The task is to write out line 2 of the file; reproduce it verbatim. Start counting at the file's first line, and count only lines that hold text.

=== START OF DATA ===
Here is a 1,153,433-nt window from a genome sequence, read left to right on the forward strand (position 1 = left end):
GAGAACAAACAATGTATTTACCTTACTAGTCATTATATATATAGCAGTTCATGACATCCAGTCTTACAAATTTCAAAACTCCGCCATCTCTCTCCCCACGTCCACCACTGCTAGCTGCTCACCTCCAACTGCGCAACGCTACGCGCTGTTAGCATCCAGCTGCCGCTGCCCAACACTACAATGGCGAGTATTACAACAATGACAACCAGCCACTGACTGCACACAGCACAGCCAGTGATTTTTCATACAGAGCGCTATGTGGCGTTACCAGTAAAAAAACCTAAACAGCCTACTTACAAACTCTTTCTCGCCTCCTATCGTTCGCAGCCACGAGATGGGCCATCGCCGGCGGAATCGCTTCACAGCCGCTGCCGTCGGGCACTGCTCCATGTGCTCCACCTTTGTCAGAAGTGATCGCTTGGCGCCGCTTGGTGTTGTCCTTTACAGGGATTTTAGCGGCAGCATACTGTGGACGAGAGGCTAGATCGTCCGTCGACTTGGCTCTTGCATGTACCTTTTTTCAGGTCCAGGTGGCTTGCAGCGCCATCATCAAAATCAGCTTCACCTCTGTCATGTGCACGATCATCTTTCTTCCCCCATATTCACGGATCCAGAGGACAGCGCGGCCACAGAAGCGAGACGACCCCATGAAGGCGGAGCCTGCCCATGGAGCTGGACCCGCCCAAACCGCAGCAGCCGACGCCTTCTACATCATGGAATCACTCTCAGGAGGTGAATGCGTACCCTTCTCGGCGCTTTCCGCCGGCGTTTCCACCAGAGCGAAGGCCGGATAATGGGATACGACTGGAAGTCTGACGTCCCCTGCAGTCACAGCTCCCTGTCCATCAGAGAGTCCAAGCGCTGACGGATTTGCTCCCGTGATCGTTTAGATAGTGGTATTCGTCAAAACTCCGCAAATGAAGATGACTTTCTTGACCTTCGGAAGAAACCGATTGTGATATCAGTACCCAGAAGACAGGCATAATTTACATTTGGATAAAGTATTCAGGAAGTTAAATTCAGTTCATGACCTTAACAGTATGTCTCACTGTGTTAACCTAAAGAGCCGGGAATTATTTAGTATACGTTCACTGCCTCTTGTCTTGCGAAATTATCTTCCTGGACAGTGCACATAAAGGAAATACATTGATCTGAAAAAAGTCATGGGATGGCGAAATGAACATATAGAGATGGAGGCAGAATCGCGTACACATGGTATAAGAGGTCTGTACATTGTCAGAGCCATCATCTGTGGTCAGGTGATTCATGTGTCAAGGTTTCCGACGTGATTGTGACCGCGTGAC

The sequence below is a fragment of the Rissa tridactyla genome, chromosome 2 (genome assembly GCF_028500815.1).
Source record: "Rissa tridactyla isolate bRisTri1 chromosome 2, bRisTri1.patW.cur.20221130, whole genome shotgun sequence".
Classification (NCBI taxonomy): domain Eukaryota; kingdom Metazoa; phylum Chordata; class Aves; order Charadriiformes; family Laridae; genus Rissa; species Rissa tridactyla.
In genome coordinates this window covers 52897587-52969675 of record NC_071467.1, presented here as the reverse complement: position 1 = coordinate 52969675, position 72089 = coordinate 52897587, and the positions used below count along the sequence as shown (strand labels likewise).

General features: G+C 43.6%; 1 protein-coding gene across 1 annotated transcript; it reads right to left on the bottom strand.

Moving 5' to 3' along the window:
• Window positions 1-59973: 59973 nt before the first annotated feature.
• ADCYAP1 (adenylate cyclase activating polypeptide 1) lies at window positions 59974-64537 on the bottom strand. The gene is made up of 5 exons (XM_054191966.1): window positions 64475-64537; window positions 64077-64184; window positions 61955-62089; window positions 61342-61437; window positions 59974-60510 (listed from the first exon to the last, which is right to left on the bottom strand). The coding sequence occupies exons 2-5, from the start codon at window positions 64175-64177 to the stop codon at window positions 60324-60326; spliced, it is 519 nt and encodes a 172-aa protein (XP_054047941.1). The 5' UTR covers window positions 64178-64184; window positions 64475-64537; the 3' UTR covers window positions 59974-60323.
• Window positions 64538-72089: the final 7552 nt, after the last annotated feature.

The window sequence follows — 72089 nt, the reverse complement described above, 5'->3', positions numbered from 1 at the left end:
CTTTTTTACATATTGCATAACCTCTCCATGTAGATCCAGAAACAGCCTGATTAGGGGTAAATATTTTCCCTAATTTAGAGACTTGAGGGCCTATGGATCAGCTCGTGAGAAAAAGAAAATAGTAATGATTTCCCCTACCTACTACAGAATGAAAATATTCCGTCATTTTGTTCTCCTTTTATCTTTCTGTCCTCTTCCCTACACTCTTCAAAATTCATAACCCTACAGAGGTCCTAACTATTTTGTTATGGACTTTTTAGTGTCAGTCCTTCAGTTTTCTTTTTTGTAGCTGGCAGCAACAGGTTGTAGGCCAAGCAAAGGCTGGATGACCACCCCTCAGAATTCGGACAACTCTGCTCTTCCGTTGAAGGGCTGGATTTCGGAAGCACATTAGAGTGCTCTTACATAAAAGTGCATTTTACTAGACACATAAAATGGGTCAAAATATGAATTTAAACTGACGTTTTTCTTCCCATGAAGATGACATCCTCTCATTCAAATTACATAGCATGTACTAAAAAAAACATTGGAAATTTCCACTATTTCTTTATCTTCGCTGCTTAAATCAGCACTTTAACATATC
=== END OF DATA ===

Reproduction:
GAGAACAAACAATGTATTTACCTTACTAGTCATTATATATATAGCAGTTCATGACATCCAGTCTTACAAATTTCAAAACTCCGCCATCTCTCTCCCCACGTCCACCACTGCTAGCTGCTCACCTCCAACTGCGCAACGCTACGCGCTGTTAGCATCCAGCTGCCGCTGCCCAACACTACAATGGCGAGTATTACAACAATGACAACCAGCCACTGACTGCACACAGCACAGCCAGTGATTTTTCATACAGAGCGCTATGTGGCGTTACCAGTAAAAAAACCTAAACAGCCTACTTACAAACTCTTTCTCGCCTCCTATCGTTCGCAGCCACGAGATGGGCCATCGCCGGCGGAATCGCTTCACAGCCGCTGCCGTCGGGCACTGCTCCATGTGCTCCACCTTTGTCAGAAGTGATCGCTTGGCGCCGCTTGGTGTTGTCCTTTACAGGGATTTTAGCGGCAGCATACTGTGGACGAGAGGCTAGATCGTCCGTCGACTTGGCTCTTGCATGTACCTTTTTTCAGGTCCAGGTGGCTTGCAGCGCCATCATCAAAATCAGCTTCACCTCTGTCATGTGCACGATCATCTTTCTTCCCCCATATTCACGGATCCAGAGGACAGCGCGGCCACAGAAGCGAGACGACCCCATGAAGGCGGAGCCTGCCCATGGAGCTGGACCCGCCCAAACCGCAGCAGCCGACGCCTTCTACATCATGGAATCACTCTCAGGAGGTGAATGCGTACCCTTCTCGGCGCTTTCCGCCGGCGTTTCCACCAGAGCGAAGGCCGGATAATGGGATACGACTGGAAGTCTGACGTCCCCTGCAGTCACAGCTCCCTGTCCATCAGAGAGTCCAAGCGCTGACGGATTTGCTCCCGTGATCGTTTAGATAGTGGTATTCGTCAAAACTCCGCAAATGAAGATGACTTTCTTGACCTTCGGAAGAAACCGATTGTGATATCAGTACCCAGAAGACAGGCATAATTTACATTTGGATAAAGTATTCAGGAAGTTAAATTCAGTTCATGACCTTAACAGTATGTCTCACTGTGTTAACCTAAAGAGCCGGGAATTATTTAGTATACGTTCACTGCCTCTTGTCTTGCGAAATTATCTTCCTGGACAGTGCACATAAAGGAAATACATTGATCTGAAAAAAGTCATGGGATGGCGAAATGAACATATAGAGATGGAGGCAGAATCGCGTACACATGGTATAAGAGGTCTGTACATTGTCAGAGCCATCATCTGTGGTCAGGTGATTCATGTGTCAAGGTTTCCGACGTGATTGTGACCGCGTGAC